Hosted by by ROKS Farms, 2115 Gideon Drive, Delaware, Middlesex Centre, ON
Joint sponsored by ROKS Farms and Sew Creative, Mount Brydges
Painted by the Delaware Lions Club
When the adjacent Longwoods Road was a mere blazed trail through the wilderness, the Thames was the route of choice for travelers. Long a valued route for natives, traffic on the river increased as settlement grew. From the late 1700’s vast amounts of lumber from the Delaware mills was rafted down river in the spring flow. This lumber built Detroit, Sandwich (Windsor), Amherstburg. On their return trips the rafters brought goods for the settlers. Even in winter the frozen surface was busy with sleighs as commerce continued.
The Thames and its tributaries provided power for mills sawing lumber and grinding the locally grown grains to flour. The river teemed with fish, a welcome food source. Fur bearing animals , a source of income for trappers , lived in and along its banks. Prone to flooding ,the river at times caused destruction and heartbreak as mill dams were washed out, crops and fences destroyed.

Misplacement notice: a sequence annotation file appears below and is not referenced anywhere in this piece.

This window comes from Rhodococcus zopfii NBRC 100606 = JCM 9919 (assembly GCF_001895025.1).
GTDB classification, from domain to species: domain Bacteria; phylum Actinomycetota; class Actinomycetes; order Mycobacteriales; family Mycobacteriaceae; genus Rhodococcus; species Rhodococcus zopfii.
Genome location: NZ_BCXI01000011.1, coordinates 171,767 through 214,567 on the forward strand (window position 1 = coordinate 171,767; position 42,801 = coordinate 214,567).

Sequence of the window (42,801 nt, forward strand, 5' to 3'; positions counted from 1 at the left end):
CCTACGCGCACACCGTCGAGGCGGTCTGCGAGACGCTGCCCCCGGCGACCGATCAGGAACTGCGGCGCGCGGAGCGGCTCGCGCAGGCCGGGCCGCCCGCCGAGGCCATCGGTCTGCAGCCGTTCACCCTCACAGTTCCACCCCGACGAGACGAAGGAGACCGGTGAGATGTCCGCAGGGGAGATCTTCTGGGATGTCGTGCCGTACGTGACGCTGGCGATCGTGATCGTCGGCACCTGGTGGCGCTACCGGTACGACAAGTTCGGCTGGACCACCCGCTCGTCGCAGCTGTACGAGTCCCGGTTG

During the war, the river was used winter and summer to transport fresh military staff and supplies, being on the route from Niagara to the action in the Lake St Clair area. Sick, wounded ,and defeated armies, their native allies, prisoners of war, and terrified civilians, made the journey up river to Delaware . From there they proceeded on land via the newly made Commissioners Road to Niagara.
On a summer’s day as the river quietly flows to Lake St Clair, its tumultuous history seems so far away.
But listen and watch ….hear the songs of the native paddlers , the deafening roar of the spring beakup, the shouts of the raftsmen, the refugee’s whispered conversations, Governor Simcoe and his colorful 1793 party passing by. The river has seen it all.
Written by Frances Kilbourne, February 2012